How can that not be my business?

    If I think that those real-world consequences are partly due to the ideas being promoted inside churches—and I definitely do—how is that not my business?

    If those ideas come out of the churches and become demonstrably decisive political issues—and they do—how is that not my business?

    Who does Henry think made George W. Bush the most powerful man in the world for eight years? (Or Dick Cheney or Karl Rove, if you prefer.)

    Why and how does he think they managed to do it?

    Hint: it wasn’t just fundamentalists. It wasn’t even just fundamentalists plus big money interests.

    There’s a reason Proposition 8 passed, and it’s because mainstream, “moderate” Americans do indeed believe exactly the kind of “first grade” theology that Henry says they don’t.

    And that is everybody’s business.

    Given the context, all of this was pretty clear. (Read negentropyeater’s post that introduced “Norfolk”, for example.)

    I have to agree with S.C. that it’s rather ironic for a Jew to be so oblivious to the likely real-world consequences of Christian ideas being promoted inside Christian churches, and to affect not caring what other people believe until they actually come to do him harm.

    Henry may have a good strategic point to make—that at the moment, it’s better to avoid the open, direct conflict of basic ideas as much as possible—but what he actually says is patently absurd. (Maybe mostly sketchy and simplistic on its face, but in the context of that thread, just silly.)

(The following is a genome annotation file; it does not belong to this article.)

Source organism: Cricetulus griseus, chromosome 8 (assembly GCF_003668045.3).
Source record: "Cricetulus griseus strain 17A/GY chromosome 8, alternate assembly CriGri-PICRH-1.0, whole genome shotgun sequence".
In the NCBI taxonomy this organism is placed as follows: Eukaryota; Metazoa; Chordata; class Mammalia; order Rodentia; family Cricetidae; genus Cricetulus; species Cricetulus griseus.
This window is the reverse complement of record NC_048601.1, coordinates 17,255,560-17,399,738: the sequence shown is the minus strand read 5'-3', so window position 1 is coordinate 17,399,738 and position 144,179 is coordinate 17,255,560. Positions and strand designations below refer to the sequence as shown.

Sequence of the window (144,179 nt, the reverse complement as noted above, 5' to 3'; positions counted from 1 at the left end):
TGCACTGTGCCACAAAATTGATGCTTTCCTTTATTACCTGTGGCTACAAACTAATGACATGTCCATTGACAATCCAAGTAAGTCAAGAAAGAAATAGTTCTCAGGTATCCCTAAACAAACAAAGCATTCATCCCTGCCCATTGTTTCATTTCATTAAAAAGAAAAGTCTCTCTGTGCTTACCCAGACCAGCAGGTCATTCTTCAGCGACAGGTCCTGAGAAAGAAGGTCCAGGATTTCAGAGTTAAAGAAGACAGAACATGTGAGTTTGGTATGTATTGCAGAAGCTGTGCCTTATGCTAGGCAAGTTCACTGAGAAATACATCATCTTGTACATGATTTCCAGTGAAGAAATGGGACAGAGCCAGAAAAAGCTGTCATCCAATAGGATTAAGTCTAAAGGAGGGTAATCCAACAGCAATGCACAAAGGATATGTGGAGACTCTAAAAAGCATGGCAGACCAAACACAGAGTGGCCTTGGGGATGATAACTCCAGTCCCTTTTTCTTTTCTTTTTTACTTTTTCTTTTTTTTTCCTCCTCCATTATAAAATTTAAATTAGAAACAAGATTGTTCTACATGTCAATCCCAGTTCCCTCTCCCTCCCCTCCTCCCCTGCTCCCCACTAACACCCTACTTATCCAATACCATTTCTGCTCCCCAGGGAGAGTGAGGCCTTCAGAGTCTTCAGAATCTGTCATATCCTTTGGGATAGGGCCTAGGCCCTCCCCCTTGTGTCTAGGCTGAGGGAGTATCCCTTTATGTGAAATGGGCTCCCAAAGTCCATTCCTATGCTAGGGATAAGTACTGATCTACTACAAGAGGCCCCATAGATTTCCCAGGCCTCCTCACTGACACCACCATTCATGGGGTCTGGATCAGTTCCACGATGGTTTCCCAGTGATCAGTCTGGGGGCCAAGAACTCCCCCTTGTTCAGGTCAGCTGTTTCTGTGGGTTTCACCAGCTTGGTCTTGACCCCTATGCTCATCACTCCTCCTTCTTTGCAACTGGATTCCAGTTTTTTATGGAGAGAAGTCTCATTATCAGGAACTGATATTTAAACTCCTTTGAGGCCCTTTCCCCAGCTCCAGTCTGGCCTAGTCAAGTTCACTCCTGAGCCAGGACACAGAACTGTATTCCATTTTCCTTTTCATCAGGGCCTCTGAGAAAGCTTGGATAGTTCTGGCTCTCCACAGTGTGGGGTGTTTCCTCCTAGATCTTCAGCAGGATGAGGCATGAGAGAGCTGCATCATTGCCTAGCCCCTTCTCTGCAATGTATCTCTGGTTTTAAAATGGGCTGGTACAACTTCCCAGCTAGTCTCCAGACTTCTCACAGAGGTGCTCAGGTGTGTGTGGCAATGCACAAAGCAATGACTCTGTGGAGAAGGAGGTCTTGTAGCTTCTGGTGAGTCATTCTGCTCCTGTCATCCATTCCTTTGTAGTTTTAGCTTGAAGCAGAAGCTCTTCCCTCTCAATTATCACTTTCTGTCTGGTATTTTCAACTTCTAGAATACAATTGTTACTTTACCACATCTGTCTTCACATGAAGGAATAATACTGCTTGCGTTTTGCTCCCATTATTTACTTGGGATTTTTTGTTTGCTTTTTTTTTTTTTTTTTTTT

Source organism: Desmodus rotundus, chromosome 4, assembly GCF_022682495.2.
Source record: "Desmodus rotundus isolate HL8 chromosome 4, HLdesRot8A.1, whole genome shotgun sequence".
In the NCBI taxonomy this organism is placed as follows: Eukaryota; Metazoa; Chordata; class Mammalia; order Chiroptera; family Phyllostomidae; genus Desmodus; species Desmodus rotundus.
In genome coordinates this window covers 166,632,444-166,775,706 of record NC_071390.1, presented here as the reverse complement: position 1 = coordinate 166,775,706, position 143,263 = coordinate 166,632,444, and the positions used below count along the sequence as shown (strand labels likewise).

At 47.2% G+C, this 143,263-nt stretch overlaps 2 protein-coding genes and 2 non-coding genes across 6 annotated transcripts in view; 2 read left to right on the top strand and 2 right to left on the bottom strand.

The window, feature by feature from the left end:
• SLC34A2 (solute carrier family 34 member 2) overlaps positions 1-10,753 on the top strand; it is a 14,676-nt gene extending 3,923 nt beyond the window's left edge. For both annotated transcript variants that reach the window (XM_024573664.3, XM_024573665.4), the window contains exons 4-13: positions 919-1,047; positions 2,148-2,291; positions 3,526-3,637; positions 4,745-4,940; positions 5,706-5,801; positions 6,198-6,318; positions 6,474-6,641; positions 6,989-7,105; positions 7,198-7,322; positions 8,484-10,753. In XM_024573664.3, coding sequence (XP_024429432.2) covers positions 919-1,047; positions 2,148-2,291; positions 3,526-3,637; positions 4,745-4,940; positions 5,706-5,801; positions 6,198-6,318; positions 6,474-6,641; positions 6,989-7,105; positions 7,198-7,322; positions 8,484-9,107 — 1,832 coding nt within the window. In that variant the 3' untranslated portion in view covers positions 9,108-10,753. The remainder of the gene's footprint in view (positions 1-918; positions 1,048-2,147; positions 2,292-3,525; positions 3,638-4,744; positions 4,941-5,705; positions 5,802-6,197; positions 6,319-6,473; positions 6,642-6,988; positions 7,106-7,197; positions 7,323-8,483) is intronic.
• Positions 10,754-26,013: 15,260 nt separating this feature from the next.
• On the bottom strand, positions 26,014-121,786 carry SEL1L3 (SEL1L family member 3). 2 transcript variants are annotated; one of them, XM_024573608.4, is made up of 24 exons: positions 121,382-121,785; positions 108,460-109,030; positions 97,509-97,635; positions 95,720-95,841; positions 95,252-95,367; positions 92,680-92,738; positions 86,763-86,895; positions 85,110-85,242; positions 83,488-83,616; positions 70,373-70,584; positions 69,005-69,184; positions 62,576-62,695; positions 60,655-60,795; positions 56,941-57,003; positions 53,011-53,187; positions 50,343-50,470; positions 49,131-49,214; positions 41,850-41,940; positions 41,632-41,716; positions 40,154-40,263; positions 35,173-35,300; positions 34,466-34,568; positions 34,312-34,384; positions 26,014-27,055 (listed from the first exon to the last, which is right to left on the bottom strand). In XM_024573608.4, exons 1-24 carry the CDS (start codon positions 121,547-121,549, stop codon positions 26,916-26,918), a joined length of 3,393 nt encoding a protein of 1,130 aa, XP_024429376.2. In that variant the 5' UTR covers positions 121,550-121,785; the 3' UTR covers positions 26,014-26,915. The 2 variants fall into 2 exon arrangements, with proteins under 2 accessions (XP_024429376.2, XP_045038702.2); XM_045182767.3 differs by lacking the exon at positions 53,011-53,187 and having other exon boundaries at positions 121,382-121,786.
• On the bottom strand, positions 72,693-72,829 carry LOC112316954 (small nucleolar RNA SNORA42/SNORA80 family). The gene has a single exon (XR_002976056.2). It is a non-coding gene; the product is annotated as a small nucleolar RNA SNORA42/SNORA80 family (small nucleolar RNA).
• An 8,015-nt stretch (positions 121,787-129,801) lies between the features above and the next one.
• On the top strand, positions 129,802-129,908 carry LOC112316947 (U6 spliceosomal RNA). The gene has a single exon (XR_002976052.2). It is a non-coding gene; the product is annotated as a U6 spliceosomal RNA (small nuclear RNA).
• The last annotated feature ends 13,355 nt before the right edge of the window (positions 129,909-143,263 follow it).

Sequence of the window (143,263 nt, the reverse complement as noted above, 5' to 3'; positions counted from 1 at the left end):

Note that he was specifying their religion, not their politics.

    As if they were clearly separate, when in the context of that thread, it was quite obvious that they are not. That was exactly the point he was avoiding responding to.

    He’s advocating a “live and let live” policy, when it is quite evident that many millions of voters in this country favor policies that amount to live and let die—e.g., from prohibiting embryonic stem cell research, to denying people civil rights at home and letting millions of foreigners die for lack of condoms.

    Why? It is not unrelated to mainstream orthodox Christian theology promoted in most churches—not just fundamentalist churches, but supposedly “moderate” ones. Churches with what Henry portrays quite falsely as harmless “grown up” theology that Dawkins shouldn’t stoop to refuting, because supposedly sensible mainstream people don’t believe that sort of thing. He’s wrong. Most do, and it matters to a whole hell of a lot of real-world political issues.